Since the release of award-winning biopic “Bohemian Rhapsody” last fall, the music of Queen has found a new surge. According to Nielsen reports released last week, the British monoliths sold more music than any other artist in the first half of 2019 with 731,000 albums and 1.3 million-plus digital downloads (many coming from the movie’s soundtrack).
THE MUSIC OF QUEEN
When: 7:30 p.m. July 7
Where: Ravinia, 200 Ravinia Park Rd., Highland Park
Tickets: Lawn, $20; pavilion, $40-$50
It’s also led to a near sell-out of Queen’s upcoming tour with “American Idol” star Adam Lambert filling in for the late Freddie Mercury (tickets for the August 9 date at United Center are some of the hardest to come by this summer).
But for rabid and newfound fans of the band, there is another experience to be had as The Music of Queen makes its debut at Ravinia on July 7. The “symphonic rock hybrid” features the distinct music catalogue performed by an orchestra accompanied by a live band and vocals (performed by Brody Dolyniuk, a Vegas showman behind classic rock tribute act Yellow Brick Road), plus club lighting that brings forth an arena-type show with added layers of instrumentation.
“The sound with our shows, more than anything, sets the experience apart,” says conductor/arranger Brent Havens. “When you have a full orchestra there’s a whole different take on these familiar songs with the instrumental palette you get.”
The chamber-sized orchestra, featuring local musicians at every stop on the tour, has a full array of woodwinds, strings, percussion and a brass section with trumpets, trombones and French horns that magnify the nuances of Queen’s music.
“‘Who Wants to Live Forever’ is one of my favorites done this way; it’s just spectacular with the orchestra,” says Havens, noting that the ensemble also performs staple songs like “Bohemian Rhapsody” and “Tie Your Mother Down” while also adding in a few rarities.
“I listened to the entire catalogue, every album, every B-side over and over to dig in and find those really cool little gems that people will be blown away by,” Haven adds, noting that the fullness of Queen’s music was one of the rationales for translating it into this medium when he first debuted the show back in 2009.
“One of the wonderful things about Queen’s music is that because it is so rich and complex I had so much to choose from, and it opened up the channels for me to write,” he says. “The harmonic structures were there. The melodies were there. That gave me the opportunity to write multiple counterpoint lines for the orchestra, versus just a 4-chord rock ‘n’ roll tune. A lot of times in the program, the orchestra is playing the licks right along with the lead guitarist and sometimes the strings are playing counterpoint to what the guitar is doing. So there’s a whole wide range and all these different colors you get a chance to hear that you can’t get anywhere else.”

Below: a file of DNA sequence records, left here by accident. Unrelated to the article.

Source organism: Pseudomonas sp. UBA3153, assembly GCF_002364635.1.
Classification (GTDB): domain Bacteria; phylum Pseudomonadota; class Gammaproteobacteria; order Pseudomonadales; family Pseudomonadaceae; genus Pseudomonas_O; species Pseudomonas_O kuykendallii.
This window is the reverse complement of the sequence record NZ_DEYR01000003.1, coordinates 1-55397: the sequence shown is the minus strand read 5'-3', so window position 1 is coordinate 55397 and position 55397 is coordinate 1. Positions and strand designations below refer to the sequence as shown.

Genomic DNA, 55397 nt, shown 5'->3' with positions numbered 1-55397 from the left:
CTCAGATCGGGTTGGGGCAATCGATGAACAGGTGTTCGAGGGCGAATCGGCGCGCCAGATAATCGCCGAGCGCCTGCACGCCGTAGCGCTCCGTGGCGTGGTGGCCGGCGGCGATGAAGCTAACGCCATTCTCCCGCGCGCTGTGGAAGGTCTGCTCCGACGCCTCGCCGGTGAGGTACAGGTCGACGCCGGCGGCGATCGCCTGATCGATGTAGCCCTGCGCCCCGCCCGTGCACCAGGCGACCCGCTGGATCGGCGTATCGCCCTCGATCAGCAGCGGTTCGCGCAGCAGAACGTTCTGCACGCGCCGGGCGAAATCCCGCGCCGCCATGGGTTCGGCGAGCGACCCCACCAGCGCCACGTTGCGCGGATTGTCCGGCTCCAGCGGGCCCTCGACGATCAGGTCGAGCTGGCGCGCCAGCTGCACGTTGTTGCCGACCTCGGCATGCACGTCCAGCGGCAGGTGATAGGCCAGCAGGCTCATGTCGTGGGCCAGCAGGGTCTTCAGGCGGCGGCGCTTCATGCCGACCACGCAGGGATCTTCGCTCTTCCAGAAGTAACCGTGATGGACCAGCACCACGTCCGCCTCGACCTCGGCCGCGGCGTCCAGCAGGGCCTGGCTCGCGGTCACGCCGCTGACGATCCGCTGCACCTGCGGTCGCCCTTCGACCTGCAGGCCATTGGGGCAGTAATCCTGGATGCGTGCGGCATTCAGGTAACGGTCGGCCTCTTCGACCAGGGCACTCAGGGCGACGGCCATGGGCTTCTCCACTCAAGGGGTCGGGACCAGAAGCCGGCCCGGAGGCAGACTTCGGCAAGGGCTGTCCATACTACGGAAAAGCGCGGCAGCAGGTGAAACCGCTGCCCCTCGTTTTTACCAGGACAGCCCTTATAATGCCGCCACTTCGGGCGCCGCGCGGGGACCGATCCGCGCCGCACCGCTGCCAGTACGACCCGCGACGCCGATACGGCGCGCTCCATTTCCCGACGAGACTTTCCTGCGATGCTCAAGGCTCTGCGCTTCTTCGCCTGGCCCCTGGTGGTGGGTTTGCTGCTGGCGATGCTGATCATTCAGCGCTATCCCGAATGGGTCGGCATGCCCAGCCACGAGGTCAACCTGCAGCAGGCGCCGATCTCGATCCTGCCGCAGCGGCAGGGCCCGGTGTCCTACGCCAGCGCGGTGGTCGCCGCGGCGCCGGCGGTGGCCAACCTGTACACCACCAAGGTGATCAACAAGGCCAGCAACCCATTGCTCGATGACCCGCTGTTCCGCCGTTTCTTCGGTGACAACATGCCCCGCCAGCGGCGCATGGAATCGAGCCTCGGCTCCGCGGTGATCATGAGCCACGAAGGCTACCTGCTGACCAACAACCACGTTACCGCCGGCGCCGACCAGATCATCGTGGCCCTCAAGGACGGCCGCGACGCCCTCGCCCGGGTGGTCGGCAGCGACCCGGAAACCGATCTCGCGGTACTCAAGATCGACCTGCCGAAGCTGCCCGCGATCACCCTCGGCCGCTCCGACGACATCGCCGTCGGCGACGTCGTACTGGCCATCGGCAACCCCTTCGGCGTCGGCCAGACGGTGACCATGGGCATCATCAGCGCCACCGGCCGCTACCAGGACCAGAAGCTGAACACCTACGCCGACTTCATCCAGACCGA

Havens, a Berklee College of Music alum who has also written for feature films and television, is the guest conductor and arranger for all of Windborne Music’s rock programs. The parent company of The Music Of Queen began in 1995 with The Music Of Led Zeppelin and has since added in orchestral-rock fusion renditions of David Bowie, The Rolling Stones, Michael Jackson, Pink Floyd and Whitney Houston, over the years.
“We were way ahead of the game in 1995 when everyone was saying ‘Wait, what do you want to do?’” Havens remarks, laughing. “But now it’s become a big trend to combine symphonies with modern music. And that’s a good thing. Orchestras are looking for new things to try, new ways of bringing audiences in, and that was really the point of this when we started — to bring a whole new audience to see their local orchestras, and hopefully younger people too.”
With the attention the “Bohemian Rhapsody” movie continues to draw to Queen’s music —not unlike the boon the band saw with “Wayne’s World” in the ‘90s — it has added even more interest to programs like Haven’s. “The movie was huge, and now more people are coming out and calling us about the show, and we are booking more than ever before. And that’s a really good thing, to help keep the incredible music alive.”
Selena Fragassi is a local freelance writer.